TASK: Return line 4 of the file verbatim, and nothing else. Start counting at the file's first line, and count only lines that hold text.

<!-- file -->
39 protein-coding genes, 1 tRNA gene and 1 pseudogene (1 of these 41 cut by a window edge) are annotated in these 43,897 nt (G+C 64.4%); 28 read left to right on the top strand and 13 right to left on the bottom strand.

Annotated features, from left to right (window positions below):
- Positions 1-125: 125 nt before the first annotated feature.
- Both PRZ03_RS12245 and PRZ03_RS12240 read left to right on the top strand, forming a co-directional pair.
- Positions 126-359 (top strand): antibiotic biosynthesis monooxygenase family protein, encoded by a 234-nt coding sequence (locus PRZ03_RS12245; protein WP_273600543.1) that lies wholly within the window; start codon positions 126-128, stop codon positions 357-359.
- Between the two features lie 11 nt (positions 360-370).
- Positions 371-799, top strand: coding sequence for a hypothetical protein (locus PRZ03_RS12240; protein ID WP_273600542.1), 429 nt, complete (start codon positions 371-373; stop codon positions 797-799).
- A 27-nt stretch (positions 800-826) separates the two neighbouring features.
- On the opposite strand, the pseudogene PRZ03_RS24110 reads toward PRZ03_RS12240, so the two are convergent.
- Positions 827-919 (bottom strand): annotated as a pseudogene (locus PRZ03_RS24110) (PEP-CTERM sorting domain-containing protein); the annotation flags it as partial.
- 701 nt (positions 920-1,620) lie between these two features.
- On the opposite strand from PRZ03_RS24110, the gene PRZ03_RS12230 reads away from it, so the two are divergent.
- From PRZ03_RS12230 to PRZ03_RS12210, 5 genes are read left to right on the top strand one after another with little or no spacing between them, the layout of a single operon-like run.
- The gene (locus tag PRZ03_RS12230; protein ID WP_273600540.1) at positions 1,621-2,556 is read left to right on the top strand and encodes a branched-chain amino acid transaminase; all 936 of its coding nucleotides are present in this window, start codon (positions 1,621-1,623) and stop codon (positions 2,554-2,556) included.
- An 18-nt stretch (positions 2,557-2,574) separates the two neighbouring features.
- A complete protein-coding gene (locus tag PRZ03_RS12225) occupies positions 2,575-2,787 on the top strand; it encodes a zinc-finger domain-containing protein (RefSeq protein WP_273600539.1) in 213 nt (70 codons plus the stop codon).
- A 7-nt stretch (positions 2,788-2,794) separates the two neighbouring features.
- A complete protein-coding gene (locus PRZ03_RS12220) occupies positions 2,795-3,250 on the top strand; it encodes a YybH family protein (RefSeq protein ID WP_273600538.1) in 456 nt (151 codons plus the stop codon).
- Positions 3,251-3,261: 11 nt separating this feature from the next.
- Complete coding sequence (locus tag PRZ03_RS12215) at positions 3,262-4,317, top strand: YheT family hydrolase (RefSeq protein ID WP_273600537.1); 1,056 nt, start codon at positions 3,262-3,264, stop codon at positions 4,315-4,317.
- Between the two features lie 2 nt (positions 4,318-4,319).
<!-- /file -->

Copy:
- Both PRZ03_RS12245 and PRZ03_RS12240 read left to right on the top strand, forming a co-directional pair.